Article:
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Press Secretary Kazuo Kodama: Good afternoon to you all. Thank you very much for attending my press briefing about this morning's G8 leaders' Working Session, which primarily focused on the world economy, including the rising price of oil, food, and some other primary products.
To begin with, let me tell you that the G8 Summit has an established rule with respect to the briefing, which is that I am not allowed to give you the affiliation of the speaker. I can certainly share with you what has been discussed, and what kinds of views were expressed by the leaders. However, please don't ask me who said what, or ask if the US president made a certain comment or not. Unfortunately I cannot answer that kind of question.
This morning's session started at 10:15 and ended at 12:05. Now I understand the G8 leaders are in the Working Lunch Session. In the morning session the themes of discussion were the evaluation of the current condition of the world economy and also the evaluation of the future prospects of the world economy, looking also at the current situation pertaining to inflation and the rising oil and food prices, and so on.
At the very beginning, as the G8 Chair, Prime Minister Fukuda proposed that at the end of the day he really would like to send out a strong message on the world economy, based on the following three points. Number one, while we see very strong inflationary pressure at the moment, we are indeed concerned about this inflationary pressure, including the rising prices of oil, food and other primary products. The future prospects for the world economy will be positive. Number two, if we compare the current situation with the situation at the time of last year's Heiligendamm Summit, we are confronted by new situations like the rise in oil and food prices. These current conditions do require the world economy to improve the rather tightened demand-supply situation. The current situations require us to improve the transparency of financial markets; also, in this regard, concrete measures should be taken. Number three, there is also a very strong need for us to fight against the growing tide of protectionism. In order to do so, we need to agree on even more liberalization as well as the strengthening of trade-related rules. For that purpose, we should do our best to seek a successful agreement of the World Trade Organization (WTO) Doha Round negotiations, which also should be balanced ones. Also, in that regard, we should send out a strong message to support the successful outcome of the WTO Ministerial Meeting, which will start on 21 July. With this, the floor was opened. I can share with you the flow of discussions on a couple of important items.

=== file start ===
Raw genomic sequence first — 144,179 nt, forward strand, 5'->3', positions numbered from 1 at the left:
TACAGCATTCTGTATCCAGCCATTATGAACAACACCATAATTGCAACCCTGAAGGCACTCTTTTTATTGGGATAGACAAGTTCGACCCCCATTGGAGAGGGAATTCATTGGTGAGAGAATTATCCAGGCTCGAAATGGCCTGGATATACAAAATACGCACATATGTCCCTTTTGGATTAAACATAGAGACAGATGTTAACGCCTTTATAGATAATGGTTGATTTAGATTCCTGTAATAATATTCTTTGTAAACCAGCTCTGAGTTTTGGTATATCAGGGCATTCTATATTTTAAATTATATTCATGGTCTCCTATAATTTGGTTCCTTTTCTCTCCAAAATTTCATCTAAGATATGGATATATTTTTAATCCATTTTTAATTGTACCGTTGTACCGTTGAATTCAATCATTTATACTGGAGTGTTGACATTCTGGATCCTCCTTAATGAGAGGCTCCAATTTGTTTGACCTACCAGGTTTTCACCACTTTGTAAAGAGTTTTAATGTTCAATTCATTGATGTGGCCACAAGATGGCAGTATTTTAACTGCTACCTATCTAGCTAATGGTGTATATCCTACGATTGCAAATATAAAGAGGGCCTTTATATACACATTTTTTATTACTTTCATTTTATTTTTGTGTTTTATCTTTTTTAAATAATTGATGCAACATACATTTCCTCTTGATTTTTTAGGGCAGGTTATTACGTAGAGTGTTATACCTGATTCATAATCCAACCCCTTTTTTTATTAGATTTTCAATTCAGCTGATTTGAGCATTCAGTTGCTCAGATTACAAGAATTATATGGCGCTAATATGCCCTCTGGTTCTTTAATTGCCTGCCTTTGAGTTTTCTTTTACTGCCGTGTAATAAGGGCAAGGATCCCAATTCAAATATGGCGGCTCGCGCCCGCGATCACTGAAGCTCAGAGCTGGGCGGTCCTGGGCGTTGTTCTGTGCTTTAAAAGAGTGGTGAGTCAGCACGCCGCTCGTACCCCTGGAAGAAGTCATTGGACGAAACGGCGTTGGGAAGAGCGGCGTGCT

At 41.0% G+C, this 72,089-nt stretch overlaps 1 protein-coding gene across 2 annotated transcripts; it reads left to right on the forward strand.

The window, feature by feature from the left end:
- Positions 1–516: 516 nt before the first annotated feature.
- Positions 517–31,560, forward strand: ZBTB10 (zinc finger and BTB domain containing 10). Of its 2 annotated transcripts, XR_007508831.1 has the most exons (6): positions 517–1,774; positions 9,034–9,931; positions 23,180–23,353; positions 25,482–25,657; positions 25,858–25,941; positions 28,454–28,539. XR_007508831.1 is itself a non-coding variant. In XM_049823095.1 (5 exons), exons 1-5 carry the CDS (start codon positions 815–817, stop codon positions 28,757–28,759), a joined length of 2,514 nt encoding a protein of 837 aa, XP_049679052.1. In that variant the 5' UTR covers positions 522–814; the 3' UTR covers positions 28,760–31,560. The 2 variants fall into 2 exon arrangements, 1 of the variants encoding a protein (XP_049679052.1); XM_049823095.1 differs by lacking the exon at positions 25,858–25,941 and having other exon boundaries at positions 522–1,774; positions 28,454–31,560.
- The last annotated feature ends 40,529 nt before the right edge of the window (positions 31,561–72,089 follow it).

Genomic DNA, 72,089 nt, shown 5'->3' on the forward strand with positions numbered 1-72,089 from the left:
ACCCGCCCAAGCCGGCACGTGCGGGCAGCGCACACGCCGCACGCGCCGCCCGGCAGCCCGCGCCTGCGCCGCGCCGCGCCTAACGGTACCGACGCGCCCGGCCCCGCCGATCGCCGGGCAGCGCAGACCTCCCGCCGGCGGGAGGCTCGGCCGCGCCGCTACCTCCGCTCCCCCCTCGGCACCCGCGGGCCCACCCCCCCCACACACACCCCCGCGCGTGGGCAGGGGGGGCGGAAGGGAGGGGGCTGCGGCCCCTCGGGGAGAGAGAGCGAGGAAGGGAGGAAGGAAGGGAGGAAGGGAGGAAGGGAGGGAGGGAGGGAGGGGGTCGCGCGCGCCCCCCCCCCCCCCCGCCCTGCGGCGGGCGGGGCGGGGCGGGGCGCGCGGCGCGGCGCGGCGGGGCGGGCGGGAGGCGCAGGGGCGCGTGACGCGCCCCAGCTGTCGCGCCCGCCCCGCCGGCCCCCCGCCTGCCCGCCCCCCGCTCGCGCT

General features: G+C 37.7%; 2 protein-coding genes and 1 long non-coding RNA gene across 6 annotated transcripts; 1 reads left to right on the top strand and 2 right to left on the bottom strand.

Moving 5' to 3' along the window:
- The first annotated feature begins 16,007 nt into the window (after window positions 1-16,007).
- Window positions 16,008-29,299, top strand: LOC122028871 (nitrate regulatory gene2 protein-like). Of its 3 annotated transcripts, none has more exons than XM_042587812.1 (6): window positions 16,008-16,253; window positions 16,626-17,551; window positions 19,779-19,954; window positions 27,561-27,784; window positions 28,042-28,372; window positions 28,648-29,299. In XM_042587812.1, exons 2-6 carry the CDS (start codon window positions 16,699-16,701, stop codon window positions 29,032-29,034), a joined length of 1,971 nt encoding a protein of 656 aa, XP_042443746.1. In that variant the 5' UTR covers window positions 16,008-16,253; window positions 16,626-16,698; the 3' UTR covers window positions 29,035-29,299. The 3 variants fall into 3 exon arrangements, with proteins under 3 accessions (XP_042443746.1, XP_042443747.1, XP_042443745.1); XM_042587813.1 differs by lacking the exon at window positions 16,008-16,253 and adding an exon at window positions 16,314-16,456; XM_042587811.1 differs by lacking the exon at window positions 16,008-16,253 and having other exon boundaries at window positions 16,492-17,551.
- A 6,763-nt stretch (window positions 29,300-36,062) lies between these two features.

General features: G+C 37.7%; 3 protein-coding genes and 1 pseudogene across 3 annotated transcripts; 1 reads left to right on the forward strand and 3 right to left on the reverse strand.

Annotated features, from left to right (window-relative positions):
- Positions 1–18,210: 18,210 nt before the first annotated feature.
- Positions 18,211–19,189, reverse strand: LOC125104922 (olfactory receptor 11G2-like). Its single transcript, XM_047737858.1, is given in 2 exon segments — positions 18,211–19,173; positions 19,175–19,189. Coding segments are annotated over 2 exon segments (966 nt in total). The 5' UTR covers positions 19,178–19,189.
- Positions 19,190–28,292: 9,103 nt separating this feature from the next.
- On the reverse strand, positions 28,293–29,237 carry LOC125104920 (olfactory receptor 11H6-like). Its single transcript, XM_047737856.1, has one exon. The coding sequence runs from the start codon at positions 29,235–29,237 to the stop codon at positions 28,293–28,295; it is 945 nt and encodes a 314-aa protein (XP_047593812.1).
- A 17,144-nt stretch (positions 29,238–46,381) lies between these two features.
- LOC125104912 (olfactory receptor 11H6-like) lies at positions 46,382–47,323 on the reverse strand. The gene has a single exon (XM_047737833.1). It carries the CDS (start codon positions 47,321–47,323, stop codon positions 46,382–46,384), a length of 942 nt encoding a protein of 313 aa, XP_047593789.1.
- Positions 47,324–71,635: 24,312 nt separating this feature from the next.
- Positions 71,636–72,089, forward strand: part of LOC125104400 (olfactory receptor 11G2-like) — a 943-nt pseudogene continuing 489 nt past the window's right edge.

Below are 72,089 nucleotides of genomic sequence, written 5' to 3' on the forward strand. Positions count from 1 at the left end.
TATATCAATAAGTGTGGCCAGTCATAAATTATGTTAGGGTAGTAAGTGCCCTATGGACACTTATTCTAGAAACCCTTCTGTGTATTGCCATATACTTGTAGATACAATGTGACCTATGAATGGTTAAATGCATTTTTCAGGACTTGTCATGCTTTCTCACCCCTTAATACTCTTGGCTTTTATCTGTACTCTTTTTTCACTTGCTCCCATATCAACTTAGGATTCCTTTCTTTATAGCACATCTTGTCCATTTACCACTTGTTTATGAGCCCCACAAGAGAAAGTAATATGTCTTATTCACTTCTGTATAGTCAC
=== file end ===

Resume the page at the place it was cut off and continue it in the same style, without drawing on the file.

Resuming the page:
Before that, the responses of other leaders to what Prime Minister Fukuda mentioned. With respect to his assessment that the future prospects for the world economy remain positive, there seems to be a consensus on that. While they all admit, of course, that there still remains uncertainty - we note a slowing down of the world economy. There is a consensus view that there is a need for a financial market stabilization as well as a need to prevent protectionism on a global scale.
Then discussion went on, first on the Doha Round. The point was made that the Doha Round should be a balanced one, by which we mean a balance amongst the agenda items like agriculture, non-agriculture market access (NAMA), services or rules. Amongst these items a balanced sort of agreement should be sought after. Then also within the item of agriculture negotiation itself, we should also look at the balance amongst the issue of domestic support, the issue of export subsidies, the issue of market access, and also the balance between the exporting countries and the importing countries of agricultural produce. So much for the Doha Round.